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Issues of the Day Environmental Milestones in Global Warming Efforts, Carbon-Free Energy Production
 

Two international accords were reached over the past few weeks that limit greenhouse gas emissions. This, and a report in La Nación indicating that alternative-energy leader Costa Rica has completed more than 110 consecutive days using power generated entirely from renewable sources suggest that serious efforts are underway to combat climate change.

 

International Agreements

A pact reached on Oct. 6, 2016 in Montreal at a meeting of the International Civil Aviation Organization, a UN-affiliated agency representing 191 countries stipulates that aircraft greenhouse gas emissions will top off at 2020 through the use of alternative fuels and improved technologies. 

 

According to AP, voluntary compliance to limit the discharge of earth-warming substances into the atmosphere by aircraft will take place from 2021-2027 and then will become mandatory. 

 

The resulting reductions in CO2 emissions is estimated to be equivalent to removing 39 million cars from the roads each year.

 

A second major accord was ratified by the representatives of 170 countries last weekend in Kigali, Rwanda. The agreement aims to curtail hydrofluorocarbons (HFCs), a coolant used in air-conditioning and refrigeration that, though representing a small percent of greenhouse gases in the atmosphere is one thousand times more damaging than carbon dioxide, the most prevalent substance of this kind.  

 

Three Important Pacts

As reported in Scientific American, the negotiators at the Rwanda meeting concluded the third of three recent international pacts aimed at combatting global warming. The first was the result of the historic Paris Climate Change Conference in Dec. 2015 when delegates from 190 countries agreed to adopt policies aimed at keeping global warming to no more than 2 degrees Celsius and if possible, 1.5 degree C, the former being considered the upper limit to how much temperature rise the planet could endure before extensive and irreversible climate change effects take place.  The second major agreement was the aviation pact.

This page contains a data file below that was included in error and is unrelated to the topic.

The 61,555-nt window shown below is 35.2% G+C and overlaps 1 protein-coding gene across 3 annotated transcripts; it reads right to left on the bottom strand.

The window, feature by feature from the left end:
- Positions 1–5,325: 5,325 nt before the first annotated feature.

Whether this trio of impressive agreements will be implemented remains to be seen.

 

Still, the very fact that these accords were hammered out offers room for optimism.

 

Costa Rica: Edging Toward Sustainability

Costa Rica, a small country on the Central American isthmus with 4.8 million inhabitants is showing the world at large that it is possible to lower the human carbon footprint without sacrificing the welfare of citizens. 

 

So far this year, this middle-income country which is evolving into a resilient market economy based on a strong social welfare state system has accumulated 189 days during which its energy needs were fully met through the use of non-carbon sources. Globally, only 20 percent of power needs are met by mobilizing such sources. 

 

From June through early September Costa Rica met 79% of its energy requirements by harnessing riverine power through a sophisticated network of turbines and dams, while 13% of its remaining needs was met from geothermal sources and 3% through wind generation.

 

The Will to Become Carbon-Neutral

Since 2012 Costa Rica has on average derived 71% of its power needs from hydroelectric sources, 21% from other renewable sources and 8% from geothermal ones. The country is blessed with many rivers and mountains and is dotted with active volcanoes and hot springs and these natural power founts are the primary sources of Costa Rica’s electricity. Also, wind power is being developed to help meet the country’s energy needs.

 

Costa Rica enjoys both a particularly rich resource endowment including those that enable it to be a leader in alternative energy production (The Guardian) and a deep-seated commitment to protecting its environment. 

 

The national leadership aims to make the country carbon-neutral by 2021. To do so, Costa Rica will need to reduce it’s dependence on fossil fuels for transportation, which constitutes the country’s next challenge on the way to becoming what might be the world’s most environmentally sustainable society. 


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